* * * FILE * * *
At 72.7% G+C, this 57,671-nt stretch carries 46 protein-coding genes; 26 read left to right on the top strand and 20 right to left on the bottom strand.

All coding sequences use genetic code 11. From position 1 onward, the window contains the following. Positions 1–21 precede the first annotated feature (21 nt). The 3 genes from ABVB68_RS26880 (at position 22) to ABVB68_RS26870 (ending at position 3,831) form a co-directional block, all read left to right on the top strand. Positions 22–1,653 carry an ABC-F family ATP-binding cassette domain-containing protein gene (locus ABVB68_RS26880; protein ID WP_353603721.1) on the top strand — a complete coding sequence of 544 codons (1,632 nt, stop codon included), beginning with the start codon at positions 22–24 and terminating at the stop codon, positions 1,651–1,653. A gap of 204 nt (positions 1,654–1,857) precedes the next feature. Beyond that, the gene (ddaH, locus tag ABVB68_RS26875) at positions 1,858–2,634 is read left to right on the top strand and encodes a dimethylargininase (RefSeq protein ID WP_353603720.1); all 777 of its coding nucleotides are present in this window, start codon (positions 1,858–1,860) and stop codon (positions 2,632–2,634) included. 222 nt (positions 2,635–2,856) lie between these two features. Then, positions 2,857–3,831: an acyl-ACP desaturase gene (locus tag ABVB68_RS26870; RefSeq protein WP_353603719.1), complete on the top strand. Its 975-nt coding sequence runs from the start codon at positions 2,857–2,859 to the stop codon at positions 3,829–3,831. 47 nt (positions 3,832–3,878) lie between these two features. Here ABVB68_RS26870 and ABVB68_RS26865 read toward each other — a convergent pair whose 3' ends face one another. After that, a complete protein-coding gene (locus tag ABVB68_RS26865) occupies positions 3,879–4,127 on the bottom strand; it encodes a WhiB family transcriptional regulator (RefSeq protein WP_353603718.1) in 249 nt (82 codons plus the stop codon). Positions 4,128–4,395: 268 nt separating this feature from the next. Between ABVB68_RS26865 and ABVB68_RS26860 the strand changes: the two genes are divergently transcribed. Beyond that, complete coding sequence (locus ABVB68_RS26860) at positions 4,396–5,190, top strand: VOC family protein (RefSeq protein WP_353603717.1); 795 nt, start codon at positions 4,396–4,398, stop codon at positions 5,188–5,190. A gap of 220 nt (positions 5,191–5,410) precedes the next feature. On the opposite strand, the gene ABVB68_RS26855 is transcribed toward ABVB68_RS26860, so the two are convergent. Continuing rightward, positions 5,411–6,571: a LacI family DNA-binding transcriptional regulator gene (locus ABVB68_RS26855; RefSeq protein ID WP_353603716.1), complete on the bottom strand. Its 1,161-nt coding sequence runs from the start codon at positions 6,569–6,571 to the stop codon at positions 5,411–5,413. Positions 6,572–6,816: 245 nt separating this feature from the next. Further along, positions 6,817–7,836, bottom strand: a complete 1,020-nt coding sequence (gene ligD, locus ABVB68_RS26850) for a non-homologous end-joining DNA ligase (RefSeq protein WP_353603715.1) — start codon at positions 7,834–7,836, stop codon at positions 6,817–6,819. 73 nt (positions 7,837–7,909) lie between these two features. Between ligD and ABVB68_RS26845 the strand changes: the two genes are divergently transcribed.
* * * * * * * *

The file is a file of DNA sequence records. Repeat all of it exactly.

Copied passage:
At 72.7% G+C, this 57,671-nt stretch carries 46 protein-coding genes; 26 read left to right on the top strand and 20 right to left on the bottom strand.

All coding sequences use genetic code 11. From position 1 onward, the window contains the following. Positions 1–21 precede the first annotated feature (21 nt). The 3 genes from ABVB68_RS26880 (at position 22) to ABVB68_RS26870 (ending at position 3,831) form a co-directional block, all read left to right on the top strand. Positions 22–1,653 carry an ABC-F family ATP-binding cassette domain-containing protein gene (locus ABVB68_RS26880; protein ID WP_353603721.1) on the top strand — a complete coding sequence of 544 codons (1,632 nt, stop codon included), beginning with the start codon at positions 22–24 and terminating at the stop codon, positions 1,651–1,653. A gap of 204 nt (positions 1,654–1,857) precedes the next feature. Beyond that, the gene (ddaH, locus tag ABVB68_RS26875) at positions 1,858–2,634 is read left to right on the top strand and encodes a dimethylargininase (RefSeq protein ID WP_353603720.1); all 777 of its coding nucleotides are present in this window, start codon (positions 1,858–1,860) and stop codon (positions 2,632–2,634) included. 222 nt (positions 2,635–2,856) lie between these two features. Then, positions 2,857–3,831: an acyl-ACP desaturase gene (locus tag ABVB68_RS26870; RefSeq protein WP_353603719.1), complete on the top strand. Its 975-nt coding sequence runs from the start codon at positions 2,857–2,859 to the stop codon at positions 3,829–3,831. 47 nt (positions 3,832–3,878) lie between these two features. Here ABVB68_RS26870 and ABVB68_RS26865 read toward each other — a convergent pair whose 3' ends face one another. After that, a complete protein-coding gene (locus tag ABVB68_RS26865) occupies positions 3,879–4,127 on the bottom strand; it encodes a WhiB family transcriptional regulator (RefSeq protein WP_353603718.1) in 249 nt (82 codons plus the stop codon). Positions 4,128–4,395: 268 nt separating this feature from the next. Between ABVB68_RS26865 and ABVB68_RS26860 the strand changes: the two genes are divergently transcribed. Beyond that, complete coding sequence (locus ABVB68_RS26860) at positions 4,396–5,190, top strand: VOC family protein (RefSeq protein WP_353603717.1); 795 nt, start codon at positions 4,396–4,398, stop codon at positions 5,188–5,190. A gap of 220 nt (positions 5,191–5,410) precedes the next feature. On the opposite strand, the gene ABVB68_RS26855 is transcribed toward ABVB68_RS26860, so the two are convergent. Continuing rightward, positions 5,411–6,571: a LacI family DNA-binding transcriptional regulator gene (locus ABVB68_RS26855; RefSeq protein ID WP_353603716.1), complete on the bottom strand. Its 1,161-nt coding sequence runs from the start codon at positions 6,569–6,571 to the stop codon at positions 5,411–5,413. Positions 6,572–6,816: 245 nt separating this feature from the next. Further along, positions 6,817–7,836, bottom strand: a complete 1,020-nt coding sequence (gene ligD, locus ABVB68_RS26850) for a non-homologous end-joining DNA ligase (RefSeq protein WP_353603715.1) — start codon at positions 7,834–7,836, stop codon at positions 6,817–6,819. 73 nt (positions 7,837–7,909) lie between these two features. Between ligD and ABVB68_RS26845 the strand changes: the two genes are divergently transcribed.